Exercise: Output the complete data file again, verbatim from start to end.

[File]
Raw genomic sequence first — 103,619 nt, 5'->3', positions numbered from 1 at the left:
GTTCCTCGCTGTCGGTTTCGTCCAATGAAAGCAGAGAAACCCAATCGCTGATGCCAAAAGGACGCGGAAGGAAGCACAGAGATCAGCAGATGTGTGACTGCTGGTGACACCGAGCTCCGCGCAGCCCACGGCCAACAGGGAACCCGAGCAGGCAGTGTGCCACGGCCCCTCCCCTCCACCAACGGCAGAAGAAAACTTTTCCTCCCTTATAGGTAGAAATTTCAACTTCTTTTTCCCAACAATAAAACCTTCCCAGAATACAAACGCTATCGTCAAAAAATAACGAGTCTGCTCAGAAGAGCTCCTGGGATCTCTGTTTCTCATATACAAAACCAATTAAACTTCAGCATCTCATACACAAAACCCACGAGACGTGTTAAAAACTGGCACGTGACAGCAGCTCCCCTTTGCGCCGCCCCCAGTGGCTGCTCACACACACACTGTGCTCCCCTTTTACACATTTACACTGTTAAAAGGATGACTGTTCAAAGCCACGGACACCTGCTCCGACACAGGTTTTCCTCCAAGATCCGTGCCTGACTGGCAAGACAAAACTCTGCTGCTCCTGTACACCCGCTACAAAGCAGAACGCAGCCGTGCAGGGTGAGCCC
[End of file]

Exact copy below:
Raw genomic sequence first — 103,619 nt, 5'->3', positions numbered from 1 at the left:
GTTCCTCGCTGTCGGTTTCGTCCAATGAAAGCAGAGAAACCCAATCGCTGATGCCAAAAGGACGCGGAAGGAAGCACAGAGATCAGCAGATGTGTGACTGCTGGTGACACCGAGCTCCGCGCAGCCCACGGCCAACAGGGAACCCGAGCAGGCAGTGTGCCACGGCCCCTCCCCTCCACCAACGGCAGAAGAAAACTTTTCCTCCCTTATAGGTAGAAATTTCAACTTCTTTTTCCCAACAATAAAACCTTCCCAGAATACAAACGCTATCGTCAAAAAATAACGAGTCTGCTCAGAAGAGCTCCTGGGATCTCTGTTTCTCATATACAAAACCAATTAAACTTCAGCATCTCATACACAAAACCCACGAGACGTGTTAAAAACTGGCACGTGACAGCAGCTCCCCTTTGCGCCGCCCCCAGTGGCTGCTCACACACACACTGTGCTCCCCTTTTACACATTTACACTGTTAAAAGGATGACTGTTCAAAGCCACGGACACCTGCTCCGACACAGGTTTTCCTCCAAGATCCGTGCCTGACTGGCAAGACAAAACTCTGCTGCTCCTGTACACCCGCTACAAAGCAGAACGCAGCCGTGCAGGGTGAGCCC